At the start of December, “Amy” had just received a raise, a bonus, and a performance review applauding her excellent work as an operations associate at Better.com. So when she became one of the 900 employees who was unceremoniously laid off on the mortgage company’s now-infamous Zoom call that same month, she figured she at least deserved a shot at making the case for why she should be rehired. As it happened, CEO Vishal Garg was encouraging stand-out employees to do just that.
“When Vishal said, ‘If you feel like this was a mistake, please reach out to me,’ I sent him an email explaining that I loved working for Better and that I was a high-performer,” she tells Fast Company. “But I never got a response.”
Amy, who has been given a pseudonym to speak without fear of retaliation, was about to have bigger problems than the CEO ghosting her by email. Her severance check arrived, and based on her calculations, which appear accurate from Fast Company‘s review of the paystubs, it was nearly $5,000 short. “My husband and I were like, ‘We’ll have Christmas, then I guess just return everything,’” she says.
She emailed HR and payroll several times asking them to walk her through their math. Four months later, she’s still waiting on their answer. In January, she sent a demand letter to Better’s World Trade Center offices by certified mail. Better hasn’t responded to that either.
In late April, though, it did mail her a free coffee tumbler.
“At this point,” she says, “I think they’re doing this on purpose.”
Many former Better employees across a number of departments—sales, operations, design, engineering—say they’ve come to a similar conclusion. Fast Company has spent the past month hearing dozens of their stories and reviewing hundreds of emails, texts, and posts from LinkedIn and the anonymous workplace-messaging app Blind. (Some former employees spoke to us under the condition of anonymity, in which case their pseudonym appears in quotes. Others agreed to be quoted using their full names.) These workers describe problems that they say run from getting shorted on severance payments, to not being properly enrolled in COBRA insurance, to having unemployment claims denied because states say their wages were never reported—problems that, in turn, have been exacerbated by conflicting promises from Better’s leadership and an unresponsive HR and payroll department.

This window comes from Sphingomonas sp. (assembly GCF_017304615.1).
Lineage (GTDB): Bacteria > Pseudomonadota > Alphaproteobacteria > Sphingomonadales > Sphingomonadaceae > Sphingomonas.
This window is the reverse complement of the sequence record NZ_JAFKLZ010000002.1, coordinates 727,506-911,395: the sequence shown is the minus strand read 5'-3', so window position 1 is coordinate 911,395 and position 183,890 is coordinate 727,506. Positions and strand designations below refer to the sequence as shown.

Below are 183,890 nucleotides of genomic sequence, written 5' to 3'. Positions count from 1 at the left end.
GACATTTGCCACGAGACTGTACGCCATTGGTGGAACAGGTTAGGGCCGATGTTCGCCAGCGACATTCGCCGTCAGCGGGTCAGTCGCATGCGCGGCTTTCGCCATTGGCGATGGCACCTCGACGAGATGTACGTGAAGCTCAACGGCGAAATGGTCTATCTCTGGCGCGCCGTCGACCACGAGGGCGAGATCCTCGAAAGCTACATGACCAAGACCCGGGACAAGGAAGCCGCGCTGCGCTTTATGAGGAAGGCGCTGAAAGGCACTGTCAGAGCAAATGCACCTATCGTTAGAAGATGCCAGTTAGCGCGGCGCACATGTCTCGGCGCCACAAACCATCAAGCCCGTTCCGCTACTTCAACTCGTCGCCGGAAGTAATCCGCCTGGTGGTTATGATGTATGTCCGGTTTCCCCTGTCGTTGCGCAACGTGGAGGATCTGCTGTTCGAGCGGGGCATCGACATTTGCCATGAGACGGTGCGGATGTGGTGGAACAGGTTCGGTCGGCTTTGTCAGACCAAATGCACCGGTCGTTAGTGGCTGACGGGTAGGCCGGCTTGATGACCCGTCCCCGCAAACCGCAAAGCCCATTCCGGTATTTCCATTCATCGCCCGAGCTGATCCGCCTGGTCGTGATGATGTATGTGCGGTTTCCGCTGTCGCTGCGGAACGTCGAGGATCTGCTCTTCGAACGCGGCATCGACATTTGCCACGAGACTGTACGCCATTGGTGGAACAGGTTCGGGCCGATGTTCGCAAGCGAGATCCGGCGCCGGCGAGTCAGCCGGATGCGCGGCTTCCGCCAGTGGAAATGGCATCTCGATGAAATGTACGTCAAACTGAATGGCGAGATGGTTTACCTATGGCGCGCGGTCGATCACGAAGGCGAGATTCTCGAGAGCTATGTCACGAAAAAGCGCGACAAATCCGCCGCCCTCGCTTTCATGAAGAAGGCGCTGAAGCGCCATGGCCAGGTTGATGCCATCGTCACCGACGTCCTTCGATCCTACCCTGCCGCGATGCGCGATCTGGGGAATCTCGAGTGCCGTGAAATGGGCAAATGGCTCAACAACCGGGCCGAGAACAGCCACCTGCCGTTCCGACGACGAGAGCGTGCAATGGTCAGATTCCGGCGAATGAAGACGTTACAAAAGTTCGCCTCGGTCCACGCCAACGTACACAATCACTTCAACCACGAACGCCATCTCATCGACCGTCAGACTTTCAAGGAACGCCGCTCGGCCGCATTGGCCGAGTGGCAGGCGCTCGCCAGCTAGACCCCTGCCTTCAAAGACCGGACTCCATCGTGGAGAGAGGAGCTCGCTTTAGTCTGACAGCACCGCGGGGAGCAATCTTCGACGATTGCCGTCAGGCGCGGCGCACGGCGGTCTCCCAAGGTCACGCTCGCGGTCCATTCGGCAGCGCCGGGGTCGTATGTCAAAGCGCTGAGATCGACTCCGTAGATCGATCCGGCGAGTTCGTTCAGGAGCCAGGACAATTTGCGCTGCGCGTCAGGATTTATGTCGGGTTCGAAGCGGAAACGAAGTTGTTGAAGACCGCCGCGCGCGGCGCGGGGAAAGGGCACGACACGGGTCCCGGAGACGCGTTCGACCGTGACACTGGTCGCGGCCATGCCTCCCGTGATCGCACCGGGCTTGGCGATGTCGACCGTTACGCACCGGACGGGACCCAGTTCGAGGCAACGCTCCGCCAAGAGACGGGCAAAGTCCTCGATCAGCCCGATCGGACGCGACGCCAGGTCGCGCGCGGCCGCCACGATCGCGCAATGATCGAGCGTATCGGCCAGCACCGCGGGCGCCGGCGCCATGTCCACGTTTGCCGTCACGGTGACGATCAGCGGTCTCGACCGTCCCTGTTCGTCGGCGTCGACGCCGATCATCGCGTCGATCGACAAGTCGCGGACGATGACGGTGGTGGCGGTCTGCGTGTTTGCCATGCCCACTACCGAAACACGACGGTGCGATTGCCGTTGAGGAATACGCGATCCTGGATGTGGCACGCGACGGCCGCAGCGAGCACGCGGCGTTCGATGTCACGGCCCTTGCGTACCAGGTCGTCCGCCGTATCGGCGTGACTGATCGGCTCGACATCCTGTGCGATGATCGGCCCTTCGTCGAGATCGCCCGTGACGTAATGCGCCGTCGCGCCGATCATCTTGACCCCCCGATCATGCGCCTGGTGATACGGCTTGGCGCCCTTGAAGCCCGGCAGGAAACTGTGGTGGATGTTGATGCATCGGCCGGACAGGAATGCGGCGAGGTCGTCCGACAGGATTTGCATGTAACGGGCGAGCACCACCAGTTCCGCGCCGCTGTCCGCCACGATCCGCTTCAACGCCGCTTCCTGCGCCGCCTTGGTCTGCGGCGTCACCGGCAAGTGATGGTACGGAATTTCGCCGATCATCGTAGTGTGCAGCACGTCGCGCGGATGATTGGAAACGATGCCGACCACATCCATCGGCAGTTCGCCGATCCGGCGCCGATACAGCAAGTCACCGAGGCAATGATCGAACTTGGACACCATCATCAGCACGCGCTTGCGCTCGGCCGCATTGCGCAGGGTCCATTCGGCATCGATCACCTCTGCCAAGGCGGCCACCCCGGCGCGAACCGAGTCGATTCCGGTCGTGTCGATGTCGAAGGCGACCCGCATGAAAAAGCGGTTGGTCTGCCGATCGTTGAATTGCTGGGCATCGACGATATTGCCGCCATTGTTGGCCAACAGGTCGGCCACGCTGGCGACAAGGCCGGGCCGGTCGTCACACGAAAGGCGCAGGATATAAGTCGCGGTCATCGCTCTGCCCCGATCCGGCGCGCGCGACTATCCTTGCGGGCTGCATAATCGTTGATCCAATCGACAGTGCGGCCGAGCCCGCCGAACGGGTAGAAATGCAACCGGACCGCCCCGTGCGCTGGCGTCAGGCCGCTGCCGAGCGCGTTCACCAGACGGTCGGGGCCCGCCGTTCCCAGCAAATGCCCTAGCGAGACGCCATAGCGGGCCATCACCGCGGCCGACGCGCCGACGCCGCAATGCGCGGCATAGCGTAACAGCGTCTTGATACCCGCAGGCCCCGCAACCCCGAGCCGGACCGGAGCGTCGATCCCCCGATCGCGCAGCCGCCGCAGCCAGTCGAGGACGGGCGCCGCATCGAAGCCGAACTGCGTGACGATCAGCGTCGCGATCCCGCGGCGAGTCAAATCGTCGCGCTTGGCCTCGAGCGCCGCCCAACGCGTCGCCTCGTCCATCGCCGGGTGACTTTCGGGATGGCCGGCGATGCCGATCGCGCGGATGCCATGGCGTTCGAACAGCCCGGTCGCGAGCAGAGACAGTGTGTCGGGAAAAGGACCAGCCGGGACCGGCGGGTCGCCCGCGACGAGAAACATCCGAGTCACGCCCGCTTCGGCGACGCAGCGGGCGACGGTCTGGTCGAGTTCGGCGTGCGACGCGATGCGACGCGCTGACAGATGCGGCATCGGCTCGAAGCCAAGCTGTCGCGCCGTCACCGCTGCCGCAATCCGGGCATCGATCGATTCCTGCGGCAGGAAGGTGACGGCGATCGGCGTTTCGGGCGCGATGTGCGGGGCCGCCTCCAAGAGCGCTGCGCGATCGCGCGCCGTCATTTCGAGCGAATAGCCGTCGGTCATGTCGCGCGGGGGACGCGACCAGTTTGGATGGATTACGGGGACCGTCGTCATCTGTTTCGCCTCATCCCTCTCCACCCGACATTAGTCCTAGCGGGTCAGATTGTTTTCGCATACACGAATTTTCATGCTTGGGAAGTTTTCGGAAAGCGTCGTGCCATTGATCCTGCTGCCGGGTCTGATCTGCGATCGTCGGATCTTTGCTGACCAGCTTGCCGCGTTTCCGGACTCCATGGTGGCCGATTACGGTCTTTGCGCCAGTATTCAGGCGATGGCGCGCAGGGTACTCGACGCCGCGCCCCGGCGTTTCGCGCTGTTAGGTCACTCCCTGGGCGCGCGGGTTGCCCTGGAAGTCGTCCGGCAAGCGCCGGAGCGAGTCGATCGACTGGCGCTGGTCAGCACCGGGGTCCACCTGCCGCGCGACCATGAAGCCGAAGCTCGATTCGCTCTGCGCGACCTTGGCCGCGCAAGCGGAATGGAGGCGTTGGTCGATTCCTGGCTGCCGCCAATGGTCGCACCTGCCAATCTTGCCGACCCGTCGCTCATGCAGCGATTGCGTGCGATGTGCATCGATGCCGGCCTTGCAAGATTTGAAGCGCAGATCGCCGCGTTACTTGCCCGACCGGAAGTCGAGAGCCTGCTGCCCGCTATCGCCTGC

Former employees have formed their own support networks on Blind and Slack, where one group now has over 900 members, to crowdsource problems typically resolved by HR. These workers, most speaking publicly here for the first time, say they’re ready to move past Better, but don’t feel like they can until their severance, health insurance, and unemployment benefits issues are resolved. Their stories underscore how a company that became infamous for its mismanagement of multiple rounds of mass layoffs continues to fall short of its obligations in their aftermath.
Reached for comment and presented with a detailed list of the issues raised by former employees, Better declined to comment on the record for this story.
The fall of the mortgage company, once seen as an industry disrupter and backed by SoftBank and Goldman Sachs, has come to serve a cautionary tale about the consequences of being a startup that pursues growth at all costs—as well as a case study on what not to do when that chase backfires. Public backlash immediately followed the viral December layoffs, which Garg defended in a subsequent Zoom meeting where he told remaining employees that their jobs would get harder but “you will not be allowed to fail twice.” “Think again,” he told any workers who doubted that Better was carefully monitoring their productivity, a reference to software installed on work devices that tracked mouse movements. He also got onto Blind where workers were growing alarmed and bitter, and assailed their ex-colleagues as “stealing from you and stealing from our customers.”
In March, Better surprised workers with another round of layoffs—over 3,000 this time. Then on April 18, it went for round three, terminating over 1,000 more employees.
Maygin Rye, a loan consultant, lost her job during the March layoffs, but is still dealing with the aftermath. She needed dozens of hours of licensing courses reimbursed, but HR sent her the same locked expense form, which required her canceled Better credentials to open, three times. A week before her old Better health insurance policy was set to lapse, her son’s doctor’s office told her it was inactive (a clerical mishap, she learned, after some frantic phone calls, but she got no help from Better). “You’re making me do a full-time job,” she remembers thinking.